News

Lhasa group to help preserve Tibetan art form

By: CHINA DAILY
Updated: Nov. 15, 2021
Master Norbu Sidar (right) watches one of his students paint a thangka at the Tibetan Thangka Academy in Lhasa, Tibet autonomous region. LODEN/XINHUA
 
An association of thangka painters has recently been established in Lhasa, capital of the Tibet autonomous region, in a move to promote the art, which is an intangible cultural heritage.
 
The region's civil affairs department has officially recognized the group, which was founded by thangka painter Ngawang Jigme, a retired professor from Tibet University.
 
To date, 14 enterprises and 280 individuals have applied for membership.
 
Thangka, a traditional Tibetan style of scroll painting on silk or cotton, was listed as a national cultural heritage in 2006.
 
"In recent decades, the region has been cultivating national- and regional-level thangka artists by establishing many learning centers, and it has seen marvelous results in the production of thangka works, the training of painters and the promotion of thangka-related theory and culture," Ngawang Jigme said.
 
The thangka industry has greatly contributed to employment and tourism, he added.
 
"By establishing such an association, painters from different thangka schools will work together to promote the development of the art and train younger painters," he said.
 
Tashi Samdrub, a renowned thangka master and pigment producer, said the establishment of the thangka association is a major boost for the art, and he is very pleased with its founding.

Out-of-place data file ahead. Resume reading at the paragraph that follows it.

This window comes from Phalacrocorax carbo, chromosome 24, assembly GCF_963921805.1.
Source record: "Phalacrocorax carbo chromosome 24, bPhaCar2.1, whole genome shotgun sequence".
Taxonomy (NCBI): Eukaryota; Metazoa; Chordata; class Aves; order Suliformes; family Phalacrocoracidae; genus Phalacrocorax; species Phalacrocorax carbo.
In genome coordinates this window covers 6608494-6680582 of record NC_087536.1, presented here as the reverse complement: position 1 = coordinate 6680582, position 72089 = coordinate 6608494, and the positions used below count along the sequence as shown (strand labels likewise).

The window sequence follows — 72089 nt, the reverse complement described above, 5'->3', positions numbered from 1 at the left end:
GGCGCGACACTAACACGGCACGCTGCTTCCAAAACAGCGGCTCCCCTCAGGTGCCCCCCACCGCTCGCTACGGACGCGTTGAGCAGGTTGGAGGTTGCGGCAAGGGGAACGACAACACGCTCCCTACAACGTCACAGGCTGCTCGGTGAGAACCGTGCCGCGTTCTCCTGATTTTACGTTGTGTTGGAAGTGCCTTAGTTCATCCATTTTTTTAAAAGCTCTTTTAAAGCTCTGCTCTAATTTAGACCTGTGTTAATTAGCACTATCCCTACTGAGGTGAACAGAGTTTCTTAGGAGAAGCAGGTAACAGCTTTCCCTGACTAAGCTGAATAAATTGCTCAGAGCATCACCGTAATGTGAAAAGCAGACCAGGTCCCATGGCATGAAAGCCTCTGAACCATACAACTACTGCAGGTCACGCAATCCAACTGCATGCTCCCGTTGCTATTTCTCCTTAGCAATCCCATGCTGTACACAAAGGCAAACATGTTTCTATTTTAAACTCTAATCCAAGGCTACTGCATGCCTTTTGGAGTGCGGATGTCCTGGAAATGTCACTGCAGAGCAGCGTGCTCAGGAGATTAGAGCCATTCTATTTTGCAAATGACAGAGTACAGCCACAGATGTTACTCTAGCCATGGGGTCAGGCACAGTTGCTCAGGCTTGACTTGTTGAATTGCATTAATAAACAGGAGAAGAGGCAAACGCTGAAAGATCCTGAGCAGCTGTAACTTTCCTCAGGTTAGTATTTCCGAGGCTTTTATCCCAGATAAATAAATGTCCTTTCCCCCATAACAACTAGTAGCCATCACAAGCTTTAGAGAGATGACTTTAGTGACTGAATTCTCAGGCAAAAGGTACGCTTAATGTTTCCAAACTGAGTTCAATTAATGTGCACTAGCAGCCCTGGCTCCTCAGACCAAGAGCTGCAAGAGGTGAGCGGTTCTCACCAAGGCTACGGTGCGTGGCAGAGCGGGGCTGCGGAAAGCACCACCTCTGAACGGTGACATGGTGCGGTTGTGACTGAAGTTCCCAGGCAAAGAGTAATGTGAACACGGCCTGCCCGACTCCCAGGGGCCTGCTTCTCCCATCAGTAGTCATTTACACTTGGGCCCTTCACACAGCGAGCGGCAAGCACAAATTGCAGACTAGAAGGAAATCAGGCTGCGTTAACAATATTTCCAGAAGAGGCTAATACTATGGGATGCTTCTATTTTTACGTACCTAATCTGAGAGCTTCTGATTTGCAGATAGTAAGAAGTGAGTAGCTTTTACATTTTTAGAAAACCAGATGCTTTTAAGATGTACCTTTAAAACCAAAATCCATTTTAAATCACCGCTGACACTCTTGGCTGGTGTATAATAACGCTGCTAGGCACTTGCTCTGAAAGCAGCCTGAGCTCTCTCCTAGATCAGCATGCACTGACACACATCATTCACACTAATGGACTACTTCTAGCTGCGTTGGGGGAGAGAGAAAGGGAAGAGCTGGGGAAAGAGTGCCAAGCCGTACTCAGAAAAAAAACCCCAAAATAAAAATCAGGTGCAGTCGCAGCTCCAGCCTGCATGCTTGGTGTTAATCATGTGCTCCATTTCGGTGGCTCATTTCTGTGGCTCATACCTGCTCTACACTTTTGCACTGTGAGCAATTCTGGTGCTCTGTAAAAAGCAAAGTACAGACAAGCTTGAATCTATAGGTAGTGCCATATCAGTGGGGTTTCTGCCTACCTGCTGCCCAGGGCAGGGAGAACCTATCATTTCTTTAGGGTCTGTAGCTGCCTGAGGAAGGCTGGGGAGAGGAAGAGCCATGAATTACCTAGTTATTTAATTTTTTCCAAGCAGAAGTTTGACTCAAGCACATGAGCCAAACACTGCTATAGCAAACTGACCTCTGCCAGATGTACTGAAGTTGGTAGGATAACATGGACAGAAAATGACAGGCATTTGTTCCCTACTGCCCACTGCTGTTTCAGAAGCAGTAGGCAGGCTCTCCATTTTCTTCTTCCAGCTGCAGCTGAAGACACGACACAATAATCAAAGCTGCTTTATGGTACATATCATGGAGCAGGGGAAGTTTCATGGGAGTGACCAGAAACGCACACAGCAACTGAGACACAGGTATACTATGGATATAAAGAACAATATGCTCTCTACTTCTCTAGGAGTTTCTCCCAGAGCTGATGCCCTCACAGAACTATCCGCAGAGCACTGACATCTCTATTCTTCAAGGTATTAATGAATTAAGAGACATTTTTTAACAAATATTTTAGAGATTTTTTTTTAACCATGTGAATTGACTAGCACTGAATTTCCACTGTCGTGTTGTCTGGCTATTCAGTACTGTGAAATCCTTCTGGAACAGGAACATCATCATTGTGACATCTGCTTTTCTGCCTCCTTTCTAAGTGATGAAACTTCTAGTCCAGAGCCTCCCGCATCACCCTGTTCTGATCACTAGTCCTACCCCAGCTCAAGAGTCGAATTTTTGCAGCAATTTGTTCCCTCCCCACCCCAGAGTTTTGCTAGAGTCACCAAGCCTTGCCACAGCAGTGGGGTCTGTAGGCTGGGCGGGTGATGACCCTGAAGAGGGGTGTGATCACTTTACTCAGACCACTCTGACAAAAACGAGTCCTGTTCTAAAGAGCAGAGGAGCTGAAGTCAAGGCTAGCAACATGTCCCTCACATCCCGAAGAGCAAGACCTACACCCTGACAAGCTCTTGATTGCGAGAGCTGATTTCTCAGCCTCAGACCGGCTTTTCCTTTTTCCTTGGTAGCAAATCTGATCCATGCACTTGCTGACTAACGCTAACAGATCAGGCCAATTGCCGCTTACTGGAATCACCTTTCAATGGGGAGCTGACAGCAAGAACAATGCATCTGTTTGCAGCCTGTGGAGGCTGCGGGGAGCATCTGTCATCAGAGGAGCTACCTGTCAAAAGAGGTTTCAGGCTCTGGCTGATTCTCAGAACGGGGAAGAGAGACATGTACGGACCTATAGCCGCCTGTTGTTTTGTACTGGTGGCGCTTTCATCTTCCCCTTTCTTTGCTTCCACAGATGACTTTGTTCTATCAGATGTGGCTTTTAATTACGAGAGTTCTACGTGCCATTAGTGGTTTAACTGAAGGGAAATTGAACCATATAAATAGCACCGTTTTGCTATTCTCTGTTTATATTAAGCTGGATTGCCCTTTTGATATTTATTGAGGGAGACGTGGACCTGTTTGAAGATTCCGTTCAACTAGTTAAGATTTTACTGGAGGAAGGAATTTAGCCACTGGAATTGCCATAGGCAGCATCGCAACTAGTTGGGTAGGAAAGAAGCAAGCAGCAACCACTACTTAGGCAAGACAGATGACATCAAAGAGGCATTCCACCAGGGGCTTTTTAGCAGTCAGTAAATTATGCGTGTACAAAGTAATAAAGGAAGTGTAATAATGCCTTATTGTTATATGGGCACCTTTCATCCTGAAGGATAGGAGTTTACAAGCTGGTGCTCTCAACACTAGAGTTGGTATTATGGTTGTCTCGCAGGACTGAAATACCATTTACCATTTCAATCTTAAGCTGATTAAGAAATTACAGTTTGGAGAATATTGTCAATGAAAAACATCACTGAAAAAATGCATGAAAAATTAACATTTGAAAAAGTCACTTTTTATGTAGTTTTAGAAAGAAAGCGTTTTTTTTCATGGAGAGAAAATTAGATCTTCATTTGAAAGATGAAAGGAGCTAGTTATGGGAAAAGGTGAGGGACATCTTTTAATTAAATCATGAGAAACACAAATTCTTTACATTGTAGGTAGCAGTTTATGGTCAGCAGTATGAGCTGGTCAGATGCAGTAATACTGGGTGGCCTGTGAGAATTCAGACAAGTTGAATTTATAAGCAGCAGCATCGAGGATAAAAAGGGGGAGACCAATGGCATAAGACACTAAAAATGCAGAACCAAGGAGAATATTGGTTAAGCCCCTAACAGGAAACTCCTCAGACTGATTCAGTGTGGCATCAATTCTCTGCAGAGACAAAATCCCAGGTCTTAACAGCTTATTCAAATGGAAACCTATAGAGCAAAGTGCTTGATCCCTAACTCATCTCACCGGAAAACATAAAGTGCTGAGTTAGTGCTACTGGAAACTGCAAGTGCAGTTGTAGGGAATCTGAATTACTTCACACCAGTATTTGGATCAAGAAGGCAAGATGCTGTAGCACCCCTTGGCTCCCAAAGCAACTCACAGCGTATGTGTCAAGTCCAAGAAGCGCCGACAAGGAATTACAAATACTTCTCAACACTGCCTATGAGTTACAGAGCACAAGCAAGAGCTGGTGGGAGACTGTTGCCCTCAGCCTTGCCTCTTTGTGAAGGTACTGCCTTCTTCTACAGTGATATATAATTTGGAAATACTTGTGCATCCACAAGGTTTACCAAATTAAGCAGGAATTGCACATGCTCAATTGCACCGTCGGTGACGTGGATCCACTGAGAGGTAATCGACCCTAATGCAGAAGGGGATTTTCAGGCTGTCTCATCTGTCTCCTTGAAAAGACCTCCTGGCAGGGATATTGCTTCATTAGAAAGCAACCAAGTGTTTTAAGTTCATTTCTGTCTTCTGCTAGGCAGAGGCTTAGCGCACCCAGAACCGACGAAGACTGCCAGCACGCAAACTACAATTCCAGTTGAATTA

"This association will help painters from different thangka schools work together and learn from each other," he said.
 
Moreover, the establishment of the association will help improve the quality of the paintings by setting standards for artists to follow, he added.
 
Li Chuanzhou, deputy director of the Office of Industry and Resources Development in the region's culture department, said the establishment of the association is a glorious moment for all thangka painters.
 
"We hope the artists will work together toward the goal of prosperity of the art form, to embrace opportunities and challenges as a team," Li said.
 
"We also hope the association will play an important role in the inheritance, development, exhibitions and exchange of thangka paintings.
 
"More lectures, artistic observation and training in thangka should help improve comprehensive theoretical literacy, aesthetic concepts and the artistic vision of the painters."

By PALDEN NYIMA and DAQIONG in Lhasa